Grito de Dolores
The priest from the Miguel Hidalgo in the early hours of September 16, 1810 in the town of Dolores articulated Grito de Dolores (, Cry of Dolores 'or, cry of pain') marks the beginning of the Mexican War of Independence . Already in the constitution of Apatzingán of October 22, 1814, which came into force in a modified form after independence was achieved in 1821, September 16 was set as a Mexican national holiday.
A secret society ( Guadalupanos ) around Ignacio Allende and Juan Aldama had existed since around 1808 , who had set the goal of Mexico's independence from - French-occupied - Spain; this was joined by Miguel Hidalgo shortly afterwards. The plan was the simultaneous arrest of all Spaniards on October 1, 1810. When an attempt was made on September 13 to involve members of the Guanajuato garrison in the project, the secret society's plan was betrayed to the garrison commander. The conspirators were then to be arrested. However, when the Corregidor of Querétaro was informed of this project at the same time , his wife Josefa Ortiz de Domínguez , the later national heroine of Mexico, managed to inform the mayor, who was able to warn the conspirators.
At dawn on September 16, the conspirators decided to initiate a revolution. Hidalgo sounded the church bells while Allende and Aldama went to the prison to free prisoners. On the threshold of the Church of Dolores, Hidalgo called for a fight against the Spanish occupiers and initially gathered around 600 people. The exact wording of his speech, which was probably delivered with vehemence, is unknown; it ended with an exclamation that was passed down in the following years as follows:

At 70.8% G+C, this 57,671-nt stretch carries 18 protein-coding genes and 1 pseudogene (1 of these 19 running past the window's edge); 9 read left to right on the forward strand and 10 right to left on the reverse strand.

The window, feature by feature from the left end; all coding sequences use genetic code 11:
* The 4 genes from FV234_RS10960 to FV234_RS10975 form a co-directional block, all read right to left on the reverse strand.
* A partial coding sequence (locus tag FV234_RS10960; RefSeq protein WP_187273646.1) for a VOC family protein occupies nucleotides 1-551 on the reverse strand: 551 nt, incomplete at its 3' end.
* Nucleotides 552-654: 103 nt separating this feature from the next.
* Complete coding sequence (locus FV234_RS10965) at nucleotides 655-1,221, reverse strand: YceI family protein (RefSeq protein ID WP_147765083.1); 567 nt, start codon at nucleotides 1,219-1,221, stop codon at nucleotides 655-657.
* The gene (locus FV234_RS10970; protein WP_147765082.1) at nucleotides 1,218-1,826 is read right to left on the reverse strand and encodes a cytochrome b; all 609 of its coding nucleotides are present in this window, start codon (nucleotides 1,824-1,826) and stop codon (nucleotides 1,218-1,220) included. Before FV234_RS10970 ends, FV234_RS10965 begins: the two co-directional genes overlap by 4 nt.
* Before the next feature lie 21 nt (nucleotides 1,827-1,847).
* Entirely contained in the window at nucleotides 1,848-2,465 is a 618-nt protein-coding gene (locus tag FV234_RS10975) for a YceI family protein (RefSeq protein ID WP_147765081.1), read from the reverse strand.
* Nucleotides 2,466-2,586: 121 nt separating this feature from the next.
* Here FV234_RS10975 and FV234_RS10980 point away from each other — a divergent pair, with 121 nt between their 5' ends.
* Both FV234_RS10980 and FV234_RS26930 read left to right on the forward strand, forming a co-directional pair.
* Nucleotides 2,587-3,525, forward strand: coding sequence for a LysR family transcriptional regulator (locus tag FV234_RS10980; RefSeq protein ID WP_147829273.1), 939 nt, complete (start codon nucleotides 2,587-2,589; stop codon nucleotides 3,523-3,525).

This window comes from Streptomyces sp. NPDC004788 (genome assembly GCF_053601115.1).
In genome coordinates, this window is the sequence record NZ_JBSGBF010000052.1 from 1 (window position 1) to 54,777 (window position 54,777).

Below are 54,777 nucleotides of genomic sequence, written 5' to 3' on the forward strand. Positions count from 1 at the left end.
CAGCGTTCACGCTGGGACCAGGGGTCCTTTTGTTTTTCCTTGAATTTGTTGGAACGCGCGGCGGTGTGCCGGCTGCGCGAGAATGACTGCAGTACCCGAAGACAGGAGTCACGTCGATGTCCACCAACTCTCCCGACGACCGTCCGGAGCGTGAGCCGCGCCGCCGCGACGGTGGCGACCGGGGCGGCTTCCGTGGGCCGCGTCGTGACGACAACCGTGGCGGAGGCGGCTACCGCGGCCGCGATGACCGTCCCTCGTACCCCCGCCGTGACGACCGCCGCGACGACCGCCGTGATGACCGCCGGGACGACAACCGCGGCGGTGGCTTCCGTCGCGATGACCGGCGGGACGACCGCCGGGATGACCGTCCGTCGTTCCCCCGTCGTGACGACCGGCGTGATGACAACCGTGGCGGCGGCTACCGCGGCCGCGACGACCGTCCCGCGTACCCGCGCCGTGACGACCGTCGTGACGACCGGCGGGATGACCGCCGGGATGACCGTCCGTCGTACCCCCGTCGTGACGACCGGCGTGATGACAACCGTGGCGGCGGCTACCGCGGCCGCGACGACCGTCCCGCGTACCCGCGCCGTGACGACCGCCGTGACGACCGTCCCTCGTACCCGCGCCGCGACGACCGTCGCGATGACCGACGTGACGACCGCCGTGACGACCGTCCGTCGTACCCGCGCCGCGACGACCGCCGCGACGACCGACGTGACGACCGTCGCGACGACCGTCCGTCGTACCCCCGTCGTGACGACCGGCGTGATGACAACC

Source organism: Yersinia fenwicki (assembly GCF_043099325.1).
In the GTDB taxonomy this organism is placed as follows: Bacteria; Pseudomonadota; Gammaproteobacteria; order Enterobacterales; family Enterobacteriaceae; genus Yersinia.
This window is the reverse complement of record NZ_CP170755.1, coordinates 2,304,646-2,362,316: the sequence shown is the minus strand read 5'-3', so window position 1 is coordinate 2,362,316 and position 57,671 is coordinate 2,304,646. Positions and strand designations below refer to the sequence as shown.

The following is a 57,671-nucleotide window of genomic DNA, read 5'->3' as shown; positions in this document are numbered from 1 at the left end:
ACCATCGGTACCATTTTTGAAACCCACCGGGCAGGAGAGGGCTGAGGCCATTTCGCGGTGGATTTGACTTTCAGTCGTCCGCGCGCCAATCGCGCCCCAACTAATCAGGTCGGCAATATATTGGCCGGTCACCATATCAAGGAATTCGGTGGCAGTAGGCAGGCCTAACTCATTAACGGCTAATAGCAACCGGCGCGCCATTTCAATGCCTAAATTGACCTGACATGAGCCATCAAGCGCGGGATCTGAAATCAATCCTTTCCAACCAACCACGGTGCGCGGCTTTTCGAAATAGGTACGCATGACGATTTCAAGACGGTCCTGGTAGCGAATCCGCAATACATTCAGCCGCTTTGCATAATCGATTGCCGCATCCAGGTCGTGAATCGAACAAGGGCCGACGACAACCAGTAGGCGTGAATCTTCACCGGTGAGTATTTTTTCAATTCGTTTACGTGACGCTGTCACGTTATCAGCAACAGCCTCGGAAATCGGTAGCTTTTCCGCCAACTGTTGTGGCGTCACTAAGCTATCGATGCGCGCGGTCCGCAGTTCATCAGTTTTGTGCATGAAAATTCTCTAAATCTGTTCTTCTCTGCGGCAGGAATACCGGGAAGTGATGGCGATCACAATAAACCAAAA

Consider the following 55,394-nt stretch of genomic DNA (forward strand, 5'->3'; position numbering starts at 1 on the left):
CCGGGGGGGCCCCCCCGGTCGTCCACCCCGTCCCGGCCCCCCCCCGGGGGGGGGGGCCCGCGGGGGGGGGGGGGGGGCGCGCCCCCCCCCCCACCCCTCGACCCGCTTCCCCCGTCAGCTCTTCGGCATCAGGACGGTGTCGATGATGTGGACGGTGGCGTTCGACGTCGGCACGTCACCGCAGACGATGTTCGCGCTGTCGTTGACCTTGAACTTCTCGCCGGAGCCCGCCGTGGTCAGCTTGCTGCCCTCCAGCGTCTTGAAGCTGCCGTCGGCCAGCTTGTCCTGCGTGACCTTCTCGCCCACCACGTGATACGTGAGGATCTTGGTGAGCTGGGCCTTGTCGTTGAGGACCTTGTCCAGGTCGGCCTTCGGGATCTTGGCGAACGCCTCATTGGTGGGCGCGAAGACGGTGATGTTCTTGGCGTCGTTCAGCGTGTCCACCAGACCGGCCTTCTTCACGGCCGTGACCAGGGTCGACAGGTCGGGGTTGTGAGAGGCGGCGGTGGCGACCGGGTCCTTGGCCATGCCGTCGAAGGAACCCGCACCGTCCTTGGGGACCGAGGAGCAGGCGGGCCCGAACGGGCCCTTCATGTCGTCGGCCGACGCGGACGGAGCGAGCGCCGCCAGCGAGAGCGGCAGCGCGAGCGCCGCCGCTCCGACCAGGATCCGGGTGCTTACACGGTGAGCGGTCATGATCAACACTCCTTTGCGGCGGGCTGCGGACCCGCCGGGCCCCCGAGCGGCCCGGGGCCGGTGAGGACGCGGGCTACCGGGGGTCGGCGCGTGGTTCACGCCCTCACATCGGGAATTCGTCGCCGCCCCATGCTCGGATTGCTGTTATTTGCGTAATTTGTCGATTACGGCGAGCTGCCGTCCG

Older text versions
Every year since the end of the 20th century, the incumbent President of Mexico has stepped onto the balcony of the National Palace in Mexico City at 11 p.m. on September 15 , where the bell of Dolores is hung, and repeatedly to the applause of a huge crowd consistent words:
Depending on the president's origin or other preferences, additional persons may be named. Then the national anthem will be sung by everyone present.
- Carlos Herrejón Peredo: Versiones del grito de Dolores y algo más. In: Rafael Vargas: 20/10. Memoria de las revoluciones en México. RGM Medios, México 2009, pp. 38-53, ISBN 978-607-7748-04-5 .